Sanctions against Iran about to trigger a trade war with our allies
Trump is preparing to go nuclear on our allies if they don't toe the line on our stupid and unilateral decision regarding Iran.
President Donald Trump threatened "severe consequences" for those who continue to trade with Iran, as administration officials said Monday that newly re-imposed US sanctions are meant to change the regime's behavior, not topple leaders in Tehran.
"The United States is fully committed to enforcing all of our sanctions, and we will work closely with nations conducting business with Iran to ensure complete compliance. Individuals or entities that fail to wind down activities with Iran risk severe consequences," Trump said in a statement about penalties that will go back into effect at 12:01am Tuesday.
A senior administration official said that, "our stated policy has not been regime change, it's been to modify the Iranian regime's behavior."
There's two bullsh*t statements here: a) We aren't "working closely" with anyone. We are just imposing our will like a bully, and b) We obviously want regime change.
In response, our European allies are trying to grow some guts.
The EU will allow European companies hit by new US sanctions on Iran to sue the American government amid concerns Brussels cannot provide adequate protection for companies operating in Tehran.
Under a “blocking statute” first drawn up by the EU in the 1990s, European businesses will not have to comply with the US’s secondary sanctions designed to hit Iranian cars, gold and other metals as of August 7. EU companies hurt by the sanctions can also take the US to court in EU member states for compensation.
It's unlikely that the EU measures will be able to shield these companies, but it is very likely that this will trigger legal challenges and cause a diplomatic break.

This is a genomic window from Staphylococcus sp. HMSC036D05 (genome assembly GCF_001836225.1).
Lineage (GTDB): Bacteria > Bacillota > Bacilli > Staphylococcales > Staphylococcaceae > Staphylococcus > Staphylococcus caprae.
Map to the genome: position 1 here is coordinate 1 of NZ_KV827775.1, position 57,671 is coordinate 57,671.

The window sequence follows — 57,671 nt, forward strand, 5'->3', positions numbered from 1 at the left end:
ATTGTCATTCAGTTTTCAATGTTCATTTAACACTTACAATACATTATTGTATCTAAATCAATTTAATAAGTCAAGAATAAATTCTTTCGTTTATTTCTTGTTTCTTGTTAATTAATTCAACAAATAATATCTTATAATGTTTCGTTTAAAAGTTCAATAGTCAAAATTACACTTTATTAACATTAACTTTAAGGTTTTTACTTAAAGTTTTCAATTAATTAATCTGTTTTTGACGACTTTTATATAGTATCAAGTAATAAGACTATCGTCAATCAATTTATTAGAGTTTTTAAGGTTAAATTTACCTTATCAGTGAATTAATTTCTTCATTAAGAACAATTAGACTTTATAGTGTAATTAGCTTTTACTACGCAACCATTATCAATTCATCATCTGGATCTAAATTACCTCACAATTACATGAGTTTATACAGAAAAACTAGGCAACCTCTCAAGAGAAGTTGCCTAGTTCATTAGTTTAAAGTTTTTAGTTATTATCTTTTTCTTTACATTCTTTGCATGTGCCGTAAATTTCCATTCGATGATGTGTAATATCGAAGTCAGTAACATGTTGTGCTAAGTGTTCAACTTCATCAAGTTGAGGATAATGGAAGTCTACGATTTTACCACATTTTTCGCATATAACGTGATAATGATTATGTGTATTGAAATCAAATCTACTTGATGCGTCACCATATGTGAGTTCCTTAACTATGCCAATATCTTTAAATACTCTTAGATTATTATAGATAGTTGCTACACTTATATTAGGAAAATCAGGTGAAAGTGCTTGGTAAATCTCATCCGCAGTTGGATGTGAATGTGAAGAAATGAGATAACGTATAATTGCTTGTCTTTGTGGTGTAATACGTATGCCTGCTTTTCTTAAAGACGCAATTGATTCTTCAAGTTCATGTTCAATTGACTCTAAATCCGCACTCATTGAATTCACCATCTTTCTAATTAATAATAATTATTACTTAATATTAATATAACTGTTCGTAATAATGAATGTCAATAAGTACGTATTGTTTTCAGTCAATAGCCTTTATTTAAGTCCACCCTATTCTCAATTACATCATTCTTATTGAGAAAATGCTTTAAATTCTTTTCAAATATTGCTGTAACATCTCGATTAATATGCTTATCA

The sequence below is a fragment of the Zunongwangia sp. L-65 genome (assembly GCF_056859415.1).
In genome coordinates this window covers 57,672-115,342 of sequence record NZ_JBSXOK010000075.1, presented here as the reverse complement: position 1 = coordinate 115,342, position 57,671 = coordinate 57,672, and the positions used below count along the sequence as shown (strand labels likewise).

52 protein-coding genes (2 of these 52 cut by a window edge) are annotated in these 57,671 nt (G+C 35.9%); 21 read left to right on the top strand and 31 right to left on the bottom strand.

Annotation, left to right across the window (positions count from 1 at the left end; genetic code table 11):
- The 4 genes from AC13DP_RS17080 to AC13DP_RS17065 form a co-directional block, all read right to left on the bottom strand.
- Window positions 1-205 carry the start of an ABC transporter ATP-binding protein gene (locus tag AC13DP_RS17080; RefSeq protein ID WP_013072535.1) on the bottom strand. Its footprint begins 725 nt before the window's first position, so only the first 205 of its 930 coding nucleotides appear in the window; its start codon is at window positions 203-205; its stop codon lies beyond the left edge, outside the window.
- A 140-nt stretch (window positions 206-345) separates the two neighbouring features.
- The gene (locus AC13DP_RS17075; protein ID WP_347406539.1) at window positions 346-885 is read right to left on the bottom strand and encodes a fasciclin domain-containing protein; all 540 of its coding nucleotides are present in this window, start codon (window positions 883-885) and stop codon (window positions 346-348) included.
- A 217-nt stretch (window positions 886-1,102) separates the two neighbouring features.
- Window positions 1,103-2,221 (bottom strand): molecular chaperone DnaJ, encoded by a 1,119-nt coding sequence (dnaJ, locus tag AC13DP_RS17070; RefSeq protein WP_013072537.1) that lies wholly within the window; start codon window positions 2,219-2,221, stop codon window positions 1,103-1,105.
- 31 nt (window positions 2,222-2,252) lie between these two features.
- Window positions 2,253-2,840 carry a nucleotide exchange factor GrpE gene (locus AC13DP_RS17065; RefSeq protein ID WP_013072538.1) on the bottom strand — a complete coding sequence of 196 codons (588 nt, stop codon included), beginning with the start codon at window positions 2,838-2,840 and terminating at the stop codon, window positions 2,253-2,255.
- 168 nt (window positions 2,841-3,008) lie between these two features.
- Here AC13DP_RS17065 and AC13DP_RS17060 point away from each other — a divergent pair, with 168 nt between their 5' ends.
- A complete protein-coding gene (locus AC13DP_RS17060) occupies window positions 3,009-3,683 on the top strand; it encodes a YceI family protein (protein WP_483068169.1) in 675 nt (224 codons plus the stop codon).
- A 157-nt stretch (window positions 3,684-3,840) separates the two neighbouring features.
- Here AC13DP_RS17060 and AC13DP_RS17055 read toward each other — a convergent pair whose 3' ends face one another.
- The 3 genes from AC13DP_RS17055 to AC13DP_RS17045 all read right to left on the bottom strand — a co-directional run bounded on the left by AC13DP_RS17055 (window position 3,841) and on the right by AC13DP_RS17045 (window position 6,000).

It's also expected to cause oil prices to spike above $90, which will probably trigger a recession.
The largest buyer of Iranian oil, China, will flat out ignore our sanctions threat and keep buying.
They key is the second largest buyer of Iranian oil, India. Their plan is a bit more ambiguous.
What government has said: Foreign Minister Sushma Swaraj at first stated that India only complied with United Nations-mandated sanctions. Then, in June, the oil ministry held a meeting with refiners and asked them to prepare for a scenario of ‘drastic or zero’ imports of Iranian oil from November, Reuters reported. The country is currently trying to find alternative payment methods to enable it to continue buying from the Islamic Republic.
These secondary sanctions are the only way that Washington's unilateral sanctions will have any bite. Despite our being the largest economy in the world, the U.S. does very little direct business with Iran.
A landmark study published in the 1990s by the Peterson Institute for International Economics found that unilateral US sanctions achieved their foreign policy goals only 13% of the time .
The rare instances when unilateral sanctions work involve countries that have extensive trade relations with the US, clearly not the case with Russia or Iran . Russia is low on the list of US trading partners, and Iran has had virtually no economic or commercial relations with the US. Neither country is dependent on US trade or likely to submit to American economic pressure.